Nicholson's Soldierly Instincts On taking over command, Nicholson's first care was to establish an effective system of intelligence, by means of which he was kept informed of what was going on in the neighbouring districts; and, fully recognizing the necessity for rapid movement in the event of any sudden emergency, he organized a part of his force into a small flying column, the infantry portion of which was to be carried in ekkas.10 I was greatly impressed by Nicholson's knowledge of military affairs. He seemed always to know exactly what to do and the best way to do it. This was the more remarkable because, though a soldier by profession, his training had been chiefly that of a civilian—a civilian of the frontier, however, where his soldierly instincts had been fostered in his dealing with a lawless and unruly people, and where he had received a training which was now to stand him in good stead. Nicholson was a born Commander, and this was felt by every officer and man with the column before he had been amongst them many days.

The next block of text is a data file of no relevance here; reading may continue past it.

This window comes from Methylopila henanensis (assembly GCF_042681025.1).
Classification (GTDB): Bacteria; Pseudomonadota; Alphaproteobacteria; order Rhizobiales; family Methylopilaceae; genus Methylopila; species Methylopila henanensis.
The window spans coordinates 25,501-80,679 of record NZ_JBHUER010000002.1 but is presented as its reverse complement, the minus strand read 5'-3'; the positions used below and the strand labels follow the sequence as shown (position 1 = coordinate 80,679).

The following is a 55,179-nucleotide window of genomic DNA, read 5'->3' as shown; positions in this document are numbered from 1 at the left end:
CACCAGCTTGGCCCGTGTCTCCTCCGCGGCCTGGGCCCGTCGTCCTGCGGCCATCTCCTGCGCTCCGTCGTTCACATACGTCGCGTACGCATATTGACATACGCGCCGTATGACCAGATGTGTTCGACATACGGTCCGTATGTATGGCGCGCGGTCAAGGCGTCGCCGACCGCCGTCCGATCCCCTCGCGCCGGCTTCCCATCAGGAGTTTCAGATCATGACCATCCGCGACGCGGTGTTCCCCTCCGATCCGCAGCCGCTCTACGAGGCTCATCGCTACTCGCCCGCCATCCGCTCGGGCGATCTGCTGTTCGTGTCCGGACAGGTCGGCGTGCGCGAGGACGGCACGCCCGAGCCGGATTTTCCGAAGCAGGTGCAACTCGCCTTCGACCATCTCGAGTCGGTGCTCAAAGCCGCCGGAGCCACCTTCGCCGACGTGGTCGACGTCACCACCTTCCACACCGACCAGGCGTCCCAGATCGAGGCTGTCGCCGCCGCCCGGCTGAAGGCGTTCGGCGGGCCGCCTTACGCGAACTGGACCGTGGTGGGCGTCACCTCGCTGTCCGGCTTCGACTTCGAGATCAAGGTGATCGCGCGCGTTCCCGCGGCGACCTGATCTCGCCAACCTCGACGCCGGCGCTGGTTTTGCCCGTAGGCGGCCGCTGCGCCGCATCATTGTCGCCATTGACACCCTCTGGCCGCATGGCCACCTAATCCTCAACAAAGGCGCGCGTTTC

More Disarmaments The Native troops with the column had given no trouble since we left Lahore. We were travelling in the direction they desired to go, which accounted for their remaining quiet; but Nicholson, realizing the danger of having them in our midst, and the probability of their refusing to turn away from Delhi in the event of our having to retrace our steps, resolved to disarm the 35th. The civil authorities in the district urged that the same course should be adopted with the 33rd, a Native Infantry regiment at Hoshiarpur, about twenty-seven miles from Jullundur, which it had been decided should join the column. The Native soldiers with the column already exceeded the Europeans in number, and as the addition of another regiment would make the odds against us very serious, it was arranged to disarm the 35th before the 33rd joined us.